Wonderful dinner at the beach tonight. Thirty of us showed up to break bread (or tostadas) together. Tomorrow's opera is on at 11 AM our time, given that you nortes are on DST. I'll be all ears for the sublime Renée Flemming.

Thursday, March 12, 2009

11ºF is the high!

Remember the Bashers who left us on Wednesday morning? They were on their way home to Winnepeg, Ontario. Just out of curiosity I looked up the weather there to see what greeted them. 11º was the predicted high for today (it actually got up to 16º). The low? 2ºF tonight. Imagine living in such a place!

This picture, taken from the edge of Dago's puesto looking out to the sparkling sea,is for them.

Wednesday, March 11, 2009

the march of birthdays

We are celebrating three birthdays in the family this month. The first is Ike, one year old on March 8th. His take for the event was a new bed. He spent the day playing in fresh snow with his neighbor pal, Gemma.

Today is granddaughter Emily's 15th. I have no idea what her take will be. But she will probably spend at least part of the day on the water; she is an accomplished rower and member of a local crew club.

And finally, next Monday is grandniece Ruby's 4th birthday. My sister has gone back to Connecticut to aid and abet the celebration. The take will be serious. Photo when I get one.

Happy Birthday to all of you!

Tuesday, March 10, 2009

adios, Shelagh and Ned

Twelve of us gathered at Dago's tonight for shrimp and whatever else you might want to bid a fond farewell to Shelagh and Ned Basher who are heading back to Winnepeg, Ontario, Canada, after two months in beautiful Cuyutlan. They are the proprietors of the Rossport Inn in Rossport, Ontario, located at the top of Lake Superior. In fact, we are even talking about heading up there during the summer to take over the place. As we ambled out of Dago's onto the malecon for the walk home, Neighbor Nelson played this on his iPod and cranked the sound way up. A fitting end to a lovely evening.

The Bashers are a most charming, congenial couple who have had a nice two month to thaw out in the tropics before heading back to the ice-bound north. We will miss them and look forward to their return next season. Bien viaje.

Monday, March 09, 2009

the beautiful kisskadee

I saw this bird on a telephone wire near Jack's casa. I was walking back from the beach, glanced up and saw this lovely flash of yellow. I had seen them in the past but had no idea what they were. And they don't spend much time in town. I consulted with my friend Patty, an accomplished birder, and she knew instantly what it was. Their name comes from the sound of their call: "Kiss-kiss-ka-dee!" They congregate here in the spring, and by April they're gone.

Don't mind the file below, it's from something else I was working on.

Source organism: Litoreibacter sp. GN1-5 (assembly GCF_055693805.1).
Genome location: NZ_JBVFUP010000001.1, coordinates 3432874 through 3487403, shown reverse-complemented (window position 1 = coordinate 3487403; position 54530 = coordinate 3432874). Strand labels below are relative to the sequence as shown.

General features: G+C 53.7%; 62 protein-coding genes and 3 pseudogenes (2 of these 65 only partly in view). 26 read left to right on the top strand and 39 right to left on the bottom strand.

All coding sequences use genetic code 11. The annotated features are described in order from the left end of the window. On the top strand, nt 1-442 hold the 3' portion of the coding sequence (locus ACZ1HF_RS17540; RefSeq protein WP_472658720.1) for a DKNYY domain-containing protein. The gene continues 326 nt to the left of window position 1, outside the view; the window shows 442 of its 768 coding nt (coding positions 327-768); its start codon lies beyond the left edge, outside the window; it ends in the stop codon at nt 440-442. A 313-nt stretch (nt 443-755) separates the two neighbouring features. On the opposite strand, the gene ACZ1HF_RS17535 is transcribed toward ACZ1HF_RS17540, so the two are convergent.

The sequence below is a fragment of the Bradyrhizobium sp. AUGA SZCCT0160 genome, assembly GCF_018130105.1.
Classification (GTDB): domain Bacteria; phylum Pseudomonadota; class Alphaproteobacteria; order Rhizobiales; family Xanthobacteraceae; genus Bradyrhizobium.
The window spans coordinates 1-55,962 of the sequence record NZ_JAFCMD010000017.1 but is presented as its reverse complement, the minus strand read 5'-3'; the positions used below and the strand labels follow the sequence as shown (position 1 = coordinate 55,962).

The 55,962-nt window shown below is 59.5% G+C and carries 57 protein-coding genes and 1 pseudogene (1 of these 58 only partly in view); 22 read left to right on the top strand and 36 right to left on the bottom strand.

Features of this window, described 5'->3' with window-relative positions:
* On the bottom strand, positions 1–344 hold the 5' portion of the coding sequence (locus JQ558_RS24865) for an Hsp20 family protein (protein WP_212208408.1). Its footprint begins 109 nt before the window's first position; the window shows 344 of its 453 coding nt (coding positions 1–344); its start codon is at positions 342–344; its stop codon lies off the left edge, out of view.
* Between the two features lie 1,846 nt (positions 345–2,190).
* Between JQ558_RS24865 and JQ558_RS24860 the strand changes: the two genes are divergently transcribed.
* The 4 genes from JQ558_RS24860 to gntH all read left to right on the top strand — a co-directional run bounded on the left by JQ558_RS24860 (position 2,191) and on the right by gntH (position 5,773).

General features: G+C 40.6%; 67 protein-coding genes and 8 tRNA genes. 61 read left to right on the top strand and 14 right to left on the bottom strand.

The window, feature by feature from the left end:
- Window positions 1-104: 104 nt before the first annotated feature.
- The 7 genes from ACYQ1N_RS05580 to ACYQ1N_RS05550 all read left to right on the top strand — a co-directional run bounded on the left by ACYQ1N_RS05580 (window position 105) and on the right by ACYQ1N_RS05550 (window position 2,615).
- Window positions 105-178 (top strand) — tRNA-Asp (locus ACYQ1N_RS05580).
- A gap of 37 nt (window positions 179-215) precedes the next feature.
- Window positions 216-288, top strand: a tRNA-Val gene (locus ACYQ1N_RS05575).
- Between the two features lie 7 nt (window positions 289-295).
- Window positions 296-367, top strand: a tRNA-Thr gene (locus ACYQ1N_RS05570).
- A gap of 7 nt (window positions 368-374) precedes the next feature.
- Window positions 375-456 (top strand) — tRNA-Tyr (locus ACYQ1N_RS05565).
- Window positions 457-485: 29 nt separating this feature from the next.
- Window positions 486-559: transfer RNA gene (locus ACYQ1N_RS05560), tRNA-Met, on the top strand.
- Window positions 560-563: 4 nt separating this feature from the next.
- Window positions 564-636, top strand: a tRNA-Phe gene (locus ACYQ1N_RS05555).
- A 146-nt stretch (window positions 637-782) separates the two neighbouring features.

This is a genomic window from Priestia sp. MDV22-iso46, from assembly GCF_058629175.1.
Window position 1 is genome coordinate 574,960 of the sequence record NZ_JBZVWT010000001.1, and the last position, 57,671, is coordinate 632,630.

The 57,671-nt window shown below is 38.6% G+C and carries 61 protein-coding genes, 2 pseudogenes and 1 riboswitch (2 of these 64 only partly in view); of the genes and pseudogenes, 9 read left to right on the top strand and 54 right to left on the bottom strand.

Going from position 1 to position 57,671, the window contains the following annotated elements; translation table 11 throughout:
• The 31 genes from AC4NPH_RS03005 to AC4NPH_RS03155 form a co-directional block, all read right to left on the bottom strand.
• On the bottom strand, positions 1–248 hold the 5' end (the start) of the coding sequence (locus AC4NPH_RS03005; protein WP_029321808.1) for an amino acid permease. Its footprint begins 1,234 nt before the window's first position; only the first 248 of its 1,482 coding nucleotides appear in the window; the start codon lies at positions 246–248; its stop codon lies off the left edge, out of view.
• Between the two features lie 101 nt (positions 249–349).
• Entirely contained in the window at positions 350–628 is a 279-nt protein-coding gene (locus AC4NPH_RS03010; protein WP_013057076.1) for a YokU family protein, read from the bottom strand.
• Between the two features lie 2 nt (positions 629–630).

Sunday, March 08, 2009

the right to bare arms

The country is involved in two wars, the economy is in shambles, people are out of jobs, have lost their health care, are out on the street . . . and plenty more. And what's the latest socio/political flap that's sucking up printer's ink? Michelle Obama's arms. Yes! I am not kidding. Critics (mainly from the right and wingnut factions and mainly male) are all over the story of her sleeveless dresses, showing off beautiful arms. Maureen Dowd has a nice, salty comment on this subject in this morning's Times. Even David Brooks, my favorite sane conservative Republican has been sucked into practicing sociology without a license. He has some choice comments about Ms. Obama and her flaunting of a nice figure. What he says is more damming to the right's ideas about women than it is about Michelle.

I find this dust-up particularly pointed because today is International Women's Day on which we celebrate the struggles and successes of the generations of women who have spent their lives protesting, marching, legislating and teaching for economic, social and political equality for women. Much has been done, including Obama's signature of the Lilly Ledbetter Fair Pay Act last week. But as the Dowd op-ed piece shows, there's still a long way to go.

There are many things that people can find to criticize about this fledgling administration. After all, he's been president now for 9 weeks and we're still in a mess. I, for one, intend to keep faith with him for as long as it takes and as bad as it gets. But Michelle's arms are not, I believe, a subject that falls into the category of "our national interest." This woman is a product of those 98 years of struggle and the boys can't stand it!

Saturday, March 07, 2009

carsten's garden

While the Patient was in the library, I went across the street to take photo's of a garden belonging to one of the original owners of our house. He has built a new house a few blocks away. He is still living in cold, cold Canada but is worried about his garden. It's doing nicely, except for a couple of things that have been over-watered by the caretaker. This bloom is from the same type of vine we planted in our yard, but ours was dined out upon by the iguanas. Perhaps we'll try again.

The opera was wonderful, although I'm not a big fan of Patricia Racette, who sang Cio-Cio San. But the music is sublime. Next week's opera is "Rusalka" with Renée Flemming. This time the tenor is the loser.

All you nortes go on Daylight Savings Time tonight ~ OK, tomorrow morning at 2 AM, if you're up. Don't forget to spring ahead. We will not go on DST for another month.

Friday, March 06, 2009

Forma Migratoria 3

The trip to Manzanillo on Tuesday went (almost) without a hitch. It took more patience than the Patient usually has, and some logistical rethinking, but after a mere 3 hours, we got done as much as we could.

The Instructions: Turn right at ISTI. It's in a big green building at the end of the street.
The Truth: It's white.
The Instructions: Park as soon as you get onto that street. There's never anyplace to park.
The Truth: We parked in front.
The Instructions: You need three months' worth of bank statements - originals.
The Truth:: They accept copies.
The Instructions: Oh no, just a copy of the first page of your passport is necessary.
The Truth: We needed all the pages of the passport, blank and stamped.
The Instructions: Yeah, those pictures are fine.